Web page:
Divorce Laws In Illinois: A Beginners Guide
A marriage can end through an annulment or a divorce in Illinois. By law, legal separations are also allowed. Technically, a divorce is known as a dissolution of marriage in the state, but the terms are used interchangeably all the time.
As of January 2016, irreconcilable differences is only reason that can be cited for divorce in the state. Prior to this, the state allowed for fault-based divorces that included adultery, abuse and other similar reasons. The no-fault grounds must show that the irreconcilable differences have caused an irretrievable breakdown of the marriage and that attempts at reconciliation have failed.
Because Illinois is an equitable distribution state, courts will attempt to distribute assets in a divorce in a fair and equitable way, but not necessarily with a 50-50 split. There are several factors governing the division of assets that can impact the final outcome in many possible ways.
Here are some of the important legal questions and major issues that are common to most dissolutions of marriage in the state:
Spousal Maintenance In Illinois
Illinois no longer uses the term alimony. Though still commonly used to refer to the concept of one spouse paying another after the end of a marriage, alimony is often associated with notions of marriage that have been largely left in the past.
Spousal maintenance in Illinois follows a formula based on the combined income of the divorcing couple. The basic formula is = spousal maintenance.
This may be adjusted depending on any child support obligations, and there is a rule that the recipient cannot receive maintenance if it would cause them to earn more than 40% of the combined income.
This maintenance is paid for a period of time based on the length of the marriage. The number of years is multiplied by a percentage, and that percentage increases as the length of marriage goes up.
So, for example, a marriage of less than five years results in support for 20% of the marriage, while a marriage of nine years results in support for 40% of the marriage or over three and a half years. Marriages that last 20 years or more will result in either maintenance for the same length as the marriage or permanent maintenance.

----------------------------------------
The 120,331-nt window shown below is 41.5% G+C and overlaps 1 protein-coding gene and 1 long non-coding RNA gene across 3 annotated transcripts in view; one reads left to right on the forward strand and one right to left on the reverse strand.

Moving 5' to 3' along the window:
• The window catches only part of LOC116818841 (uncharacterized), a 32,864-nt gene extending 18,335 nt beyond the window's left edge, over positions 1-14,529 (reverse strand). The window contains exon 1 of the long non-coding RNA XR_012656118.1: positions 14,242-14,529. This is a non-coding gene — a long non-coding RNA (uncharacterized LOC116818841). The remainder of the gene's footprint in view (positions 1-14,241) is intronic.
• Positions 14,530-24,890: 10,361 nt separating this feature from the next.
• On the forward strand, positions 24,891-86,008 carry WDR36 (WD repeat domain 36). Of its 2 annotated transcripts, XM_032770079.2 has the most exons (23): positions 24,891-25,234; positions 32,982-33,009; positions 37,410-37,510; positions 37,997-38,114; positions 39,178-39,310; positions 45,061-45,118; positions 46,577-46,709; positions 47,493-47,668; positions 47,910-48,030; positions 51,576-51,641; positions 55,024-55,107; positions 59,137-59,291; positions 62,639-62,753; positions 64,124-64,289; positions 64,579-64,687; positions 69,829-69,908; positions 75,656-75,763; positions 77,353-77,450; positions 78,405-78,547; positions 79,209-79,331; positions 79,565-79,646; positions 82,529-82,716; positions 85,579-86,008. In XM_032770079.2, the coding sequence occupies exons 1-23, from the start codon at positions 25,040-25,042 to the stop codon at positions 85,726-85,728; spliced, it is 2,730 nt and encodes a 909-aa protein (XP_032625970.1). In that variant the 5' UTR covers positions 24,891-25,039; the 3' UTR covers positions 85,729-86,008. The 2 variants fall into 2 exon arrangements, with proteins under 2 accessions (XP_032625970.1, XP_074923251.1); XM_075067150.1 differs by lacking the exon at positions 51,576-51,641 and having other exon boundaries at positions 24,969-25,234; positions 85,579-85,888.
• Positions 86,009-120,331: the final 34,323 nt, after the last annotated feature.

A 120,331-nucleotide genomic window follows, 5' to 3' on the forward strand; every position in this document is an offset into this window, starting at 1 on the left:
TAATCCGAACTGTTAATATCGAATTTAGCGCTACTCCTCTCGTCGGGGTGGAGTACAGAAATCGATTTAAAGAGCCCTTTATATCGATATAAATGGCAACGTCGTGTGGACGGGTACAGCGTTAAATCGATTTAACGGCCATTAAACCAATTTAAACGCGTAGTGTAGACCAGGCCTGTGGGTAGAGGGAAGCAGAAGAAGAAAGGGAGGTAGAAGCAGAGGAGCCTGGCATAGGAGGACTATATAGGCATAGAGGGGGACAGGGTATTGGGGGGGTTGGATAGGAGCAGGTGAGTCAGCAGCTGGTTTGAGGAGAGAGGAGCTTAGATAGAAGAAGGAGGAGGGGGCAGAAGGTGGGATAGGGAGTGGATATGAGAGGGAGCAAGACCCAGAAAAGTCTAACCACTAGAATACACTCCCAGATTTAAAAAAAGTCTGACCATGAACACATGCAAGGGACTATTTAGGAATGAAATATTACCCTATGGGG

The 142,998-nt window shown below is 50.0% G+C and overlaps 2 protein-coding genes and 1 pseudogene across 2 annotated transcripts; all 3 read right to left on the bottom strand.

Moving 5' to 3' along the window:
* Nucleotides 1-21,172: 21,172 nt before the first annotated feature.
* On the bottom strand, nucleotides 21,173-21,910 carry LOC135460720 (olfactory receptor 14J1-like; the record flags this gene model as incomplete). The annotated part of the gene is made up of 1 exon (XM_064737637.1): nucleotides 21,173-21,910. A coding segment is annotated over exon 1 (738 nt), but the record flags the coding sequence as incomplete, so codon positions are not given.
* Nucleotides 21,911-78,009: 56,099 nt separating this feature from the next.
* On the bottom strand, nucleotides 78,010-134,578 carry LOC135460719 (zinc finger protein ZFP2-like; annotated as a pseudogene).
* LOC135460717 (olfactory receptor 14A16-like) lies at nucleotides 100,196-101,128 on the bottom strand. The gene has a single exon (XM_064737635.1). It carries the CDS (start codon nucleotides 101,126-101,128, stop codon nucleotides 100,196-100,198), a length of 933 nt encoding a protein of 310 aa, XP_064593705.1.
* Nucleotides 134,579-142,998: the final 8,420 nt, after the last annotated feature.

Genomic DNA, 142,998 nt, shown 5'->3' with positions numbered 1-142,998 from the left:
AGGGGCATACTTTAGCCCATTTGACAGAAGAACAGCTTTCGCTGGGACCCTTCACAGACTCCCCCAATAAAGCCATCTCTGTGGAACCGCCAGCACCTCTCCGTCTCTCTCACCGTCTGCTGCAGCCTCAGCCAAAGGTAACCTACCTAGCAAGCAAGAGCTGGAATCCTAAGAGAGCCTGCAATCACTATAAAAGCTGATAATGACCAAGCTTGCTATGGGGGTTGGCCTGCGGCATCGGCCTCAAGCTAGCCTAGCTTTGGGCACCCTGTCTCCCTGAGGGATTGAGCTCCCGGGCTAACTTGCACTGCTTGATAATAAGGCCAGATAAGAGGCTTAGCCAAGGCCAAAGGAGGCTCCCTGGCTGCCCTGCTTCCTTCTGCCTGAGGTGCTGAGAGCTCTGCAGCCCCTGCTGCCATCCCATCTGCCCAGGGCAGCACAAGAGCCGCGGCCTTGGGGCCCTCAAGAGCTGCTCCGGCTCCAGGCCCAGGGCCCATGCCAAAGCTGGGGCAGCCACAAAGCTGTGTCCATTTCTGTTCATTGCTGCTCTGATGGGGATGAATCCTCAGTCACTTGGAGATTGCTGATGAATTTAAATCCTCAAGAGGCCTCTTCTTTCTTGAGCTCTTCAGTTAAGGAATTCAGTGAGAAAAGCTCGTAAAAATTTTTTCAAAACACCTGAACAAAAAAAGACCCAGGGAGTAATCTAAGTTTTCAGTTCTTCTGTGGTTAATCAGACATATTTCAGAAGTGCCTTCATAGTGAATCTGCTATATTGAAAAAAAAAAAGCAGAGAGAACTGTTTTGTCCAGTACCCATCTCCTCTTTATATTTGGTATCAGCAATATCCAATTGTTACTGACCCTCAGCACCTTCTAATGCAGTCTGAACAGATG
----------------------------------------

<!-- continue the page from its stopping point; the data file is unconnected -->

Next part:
Downsides Of Diy Divorce
The DIY Divorce method is not for everyone. Its great for people who dont want to spend as much money, but it’s not best for people in difficult situations. For example, if you think the divorce is going to be contentious with lots of disputes, DIY is not a great option for you.
Its better for people who dont have kids or who dont have a lot of assets. But, if you have those things, this may still work for you. You would need to be confident that you and your soon-to-be-ex can work together to make an agreement.
DIY is also not great for people who are going to have difficulty doing things on their own. The attorney is doing far less than they would if they were hired for full representation. DIY is a great method for people who are confident they can do a lot of it on their own. If you think youd appreciate the full amount of help an attorney can give, full representation is the better method.
Ready to start your DIY Divorce journey? Take the first step and in the package!
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Locate And Complete The Appropriate Forms Prepare For Filing
Illinois Legal Aid provides an interactive program that can help you prepare custom forms for your situation. The necessary forms can vary depending on particular circumstances, but at a minimum, youâll need a summons and petition. Use the Legal Aid website to answer a few questions about your life and print your documents.
Once youâve completed your forms, youâll need to sign them. Some forms require a signature in front of a notary. Most courthouses have a notary on staff to notarize documents for you if you do not have access to a notary. Many banks also provide free notary services to account holders. Make four copies of every document.
How To Get A Divorce Without A Lawyer In Illinois
Our DIY divorce method is a great way to get a divorce in Illinois without an attorney. With our Do-It-Yourself Divorce, you do most of the divorce on your own, but you get help from an attorney at key stages. For example, the attorney helps you draft the initial paperwork needed to file for divorce.
Many people dont want to hire an attorney for their divorce or separation. This could be for several reasons, whether it is feeling like you can do it on your own, not wanting to pay for full representation, or even just a distrust of lawyers.
Thats why we offer options like DIY Divorce. With this method, you get to meet with an attorney a few times and they help you draft the paperwork. Youll meet with your attorney at the beginning, and they lay everything out for you. Youll know exactly how much it will cost, exactly what theyll give you, and it will all be in writing. And, if you want some proof of our attorneys effectiveness, check out their reviews page.
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Filing For Divorce In Illinois
According to Illinois law, there are only two prerequisites for filing for divorce. First, one or both spouses must have resided or been stationed for military service in Illinois for the past 90 days. Second, the marriage must have undergone an “irretrievable breakdown” due to irreconcilable differences. It is not necessary to demonstrate marital misconduct, such as infidelity or abandonment, on the part of your spouse, and there is no requirement that you are living apart or legally separated at the time of filing for divorce, though if you have been living apart for at least six months, the court will consider this to be sufficient evidence of irreconcilable differences.